Making adoption easier: I wish more could give adoption greater consideration instead of artificial insemination and have the state place less legal entanglements to facilitate adoptions.
A Personal Endnote
I decided I didn’t want any children. This was not a collective decision with my lover, and at the time, I knew it could be a deal breaker. It takes two yeses and one no. It’s that simple, and I felt that I wouldn’t change my mind, and was looking into getting a vasectomy. While we hadn’t had any deep discussions on children, I had just removed the option and the subsequent discussions were heart wrenching. I didn’t close the door on parenthood, and told her we could adopt if we had a consensual desire to parent in the future, but was adamant on not bringing another into this turbulent crowded world. Another, more personal reason is that I didn’t want to share her affections and time with another, or divide mine towards her. I had seen too many instances of other couples falling into “mommy/daddy” roles and less as lovers to one another. I know that’s not the case for everyone, but felt the risk was very high.
Now, 8 years after my vasectomy I don’t regret my decision for one instance, although I occasionally needed reassurance from my wonderful lover whether I was keeping her from something she needed to be fulfilled, especially when women were getting pregnant around her. Social pressure can be powerful, but I am now convinced that she is content and shares this perspective on parenthood with me. We are a two person family, and feel no need to have children to describe ourselves as such.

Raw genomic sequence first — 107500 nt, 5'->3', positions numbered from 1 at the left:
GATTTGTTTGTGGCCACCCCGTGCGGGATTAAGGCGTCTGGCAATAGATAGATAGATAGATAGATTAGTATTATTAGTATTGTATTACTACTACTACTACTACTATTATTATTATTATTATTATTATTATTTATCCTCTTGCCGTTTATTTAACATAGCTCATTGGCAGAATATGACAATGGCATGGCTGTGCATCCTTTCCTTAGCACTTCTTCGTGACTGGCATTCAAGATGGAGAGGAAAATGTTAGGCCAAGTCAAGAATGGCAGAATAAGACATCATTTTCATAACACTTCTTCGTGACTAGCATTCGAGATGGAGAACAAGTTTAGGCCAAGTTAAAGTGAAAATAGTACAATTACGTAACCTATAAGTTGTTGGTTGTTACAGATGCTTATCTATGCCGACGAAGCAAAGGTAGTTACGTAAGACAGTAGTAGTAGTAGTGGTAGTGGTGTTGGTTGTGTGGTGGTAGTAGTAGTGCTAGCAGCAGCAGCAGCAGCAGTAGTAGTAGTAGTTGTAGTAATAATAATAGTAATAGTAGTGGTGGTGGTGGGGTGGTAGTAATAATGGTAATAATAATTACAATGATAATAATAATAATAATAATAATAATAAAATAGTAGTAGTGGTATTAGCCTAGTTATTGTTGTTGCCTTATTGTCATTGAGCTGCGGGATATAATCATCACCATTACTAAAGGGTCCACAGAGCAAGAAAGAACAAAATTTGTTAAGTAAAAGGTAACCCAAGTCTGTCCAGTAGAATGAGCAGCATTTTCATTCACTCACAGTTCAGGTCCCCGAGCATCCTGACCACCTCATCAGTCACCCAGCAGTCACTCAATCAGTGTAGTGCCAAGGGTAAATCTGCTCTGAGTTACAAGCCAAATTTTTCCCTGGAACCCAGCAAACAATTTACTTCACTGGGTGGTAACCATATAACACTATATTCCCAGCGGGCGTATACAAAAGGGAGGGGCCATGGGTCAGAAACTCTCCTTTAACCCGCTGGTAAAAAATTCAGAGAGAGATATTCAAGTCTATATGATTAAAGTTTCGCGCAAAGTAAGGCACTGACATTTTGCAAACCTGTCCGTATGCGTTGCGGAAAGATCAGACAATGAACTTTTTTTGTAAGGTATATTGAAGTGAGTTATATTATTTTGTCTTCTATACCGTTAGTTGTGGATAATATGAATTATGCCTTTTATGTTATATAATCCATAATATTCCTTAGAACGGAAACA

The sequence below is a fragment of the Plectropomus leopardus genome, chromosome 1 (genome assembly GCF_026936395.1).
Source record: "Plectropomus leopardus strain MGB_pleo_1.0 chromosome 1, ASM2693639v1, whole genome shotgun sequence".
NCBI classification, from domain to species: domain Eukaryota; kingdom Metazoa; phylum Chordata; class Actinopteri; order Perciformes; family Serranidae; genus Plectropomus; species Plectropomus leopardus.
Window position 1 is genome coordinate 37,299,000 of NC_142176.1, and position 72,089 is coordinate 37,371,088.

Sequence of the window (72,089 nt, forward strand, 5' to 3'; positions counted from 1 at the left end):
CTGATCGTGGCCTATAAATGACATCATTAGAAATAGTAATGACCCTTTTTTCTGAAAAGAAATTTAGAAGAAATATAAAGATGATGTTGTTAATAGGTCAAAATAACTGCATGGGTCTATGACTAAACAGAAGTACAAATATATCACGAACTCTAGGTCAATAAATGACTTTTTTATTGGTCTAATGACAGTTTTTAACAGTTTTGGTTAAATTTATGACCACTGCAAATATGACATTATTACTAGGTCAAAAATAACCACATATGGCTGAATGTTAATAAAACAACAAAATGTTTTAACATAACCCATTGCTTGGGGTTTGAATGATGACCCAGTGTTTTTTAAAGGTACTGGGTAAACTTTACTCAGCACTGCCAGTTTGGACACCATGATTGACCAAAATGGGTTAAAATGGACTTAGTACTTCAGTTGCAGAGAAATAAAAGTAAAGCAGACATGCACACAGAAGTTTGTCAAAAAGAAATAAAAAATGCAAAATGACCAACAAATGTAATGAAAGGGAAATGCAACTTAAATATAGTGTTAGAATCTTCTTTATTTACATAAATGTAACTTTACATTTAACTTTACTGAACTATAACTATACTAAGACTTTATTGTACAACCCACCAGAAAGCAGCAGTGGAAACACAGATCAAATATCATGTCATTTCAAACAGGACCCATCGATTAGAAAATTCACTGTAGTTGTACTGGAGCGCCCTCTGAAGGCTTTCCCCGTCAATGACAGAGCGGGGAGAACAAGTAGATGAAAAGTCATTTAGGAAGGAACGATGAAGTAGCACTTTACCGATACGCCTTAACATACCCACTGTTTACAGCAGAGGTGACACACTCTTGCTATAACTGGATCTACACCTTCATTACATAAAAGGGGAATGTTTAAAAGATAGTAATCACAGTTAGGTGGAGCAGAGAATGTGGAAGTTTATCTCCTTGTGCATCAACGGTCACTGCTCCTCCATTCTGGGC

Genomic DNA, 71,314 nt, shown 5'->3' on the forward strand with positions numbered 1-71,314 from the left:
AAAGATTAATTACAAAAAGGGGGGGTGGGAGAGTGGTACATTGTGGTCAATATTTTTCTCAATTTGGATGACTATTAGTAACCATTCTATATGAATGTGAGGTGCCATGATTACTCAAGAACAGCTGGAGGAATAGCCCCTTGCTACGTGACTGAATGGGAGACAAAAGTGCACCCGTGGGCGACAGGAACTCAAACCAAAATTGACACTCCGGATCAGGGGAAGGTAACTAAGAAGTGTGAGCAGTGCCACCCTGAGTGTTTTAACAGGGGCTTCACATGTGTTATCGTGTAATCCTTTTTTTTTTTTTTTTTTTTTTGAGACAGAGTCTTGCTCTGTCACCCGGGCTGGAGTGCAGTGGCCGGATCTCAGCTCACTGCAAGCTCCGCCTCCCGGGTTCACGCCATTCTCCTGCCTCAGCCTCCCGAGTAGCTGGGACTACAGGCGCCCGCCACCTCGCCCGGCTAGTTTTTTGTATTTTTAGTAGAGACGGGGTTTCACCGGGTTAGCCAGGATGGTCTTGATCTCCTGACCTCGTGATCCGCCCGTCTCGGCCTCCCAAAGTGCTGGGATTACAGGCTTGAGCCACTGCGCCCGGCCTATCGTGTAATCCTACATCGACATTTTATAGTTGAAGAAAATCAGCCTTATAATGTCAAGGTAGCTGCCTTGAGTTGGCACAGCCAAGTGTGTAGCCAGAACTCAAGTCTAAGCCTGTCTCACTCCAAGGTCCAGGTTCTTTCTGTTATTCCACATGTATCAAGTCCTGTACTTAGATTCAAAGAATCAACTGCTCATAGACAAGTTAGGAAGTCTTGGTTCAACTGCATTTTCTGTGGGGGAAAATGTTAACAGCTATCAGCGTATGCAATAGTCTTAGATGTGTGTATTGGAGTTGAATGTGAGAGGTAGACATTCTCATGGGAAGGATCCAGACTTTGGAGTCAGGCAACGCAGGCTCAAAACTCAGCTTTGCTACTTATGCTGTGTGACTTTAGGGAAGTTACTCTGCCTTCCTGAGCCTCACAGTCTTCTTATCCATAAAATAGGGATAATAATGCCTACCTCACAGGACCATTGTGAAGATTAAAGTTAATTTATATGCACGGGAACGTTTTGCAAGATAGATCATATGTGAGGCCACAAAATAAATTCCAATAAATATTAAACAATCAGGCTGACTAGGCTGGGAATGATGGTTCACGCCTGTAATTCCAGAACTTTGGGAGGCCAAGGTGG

Voluntary Human Extinction Movement: With the motto “May we live long, and die out”, a tongue and cheek approach to a serious issue. There is mild comic misanthropy here, yet many valid points worth considering are addressed.
Overpopulation.org : Massive.. MASSIVE site on overpopulation with tons of stats for those with such interest.
The Parenthood Decision (book): This book was extremely helpful in my decision to not to have children, by weighing the pros and cons to consider. Highly recommended!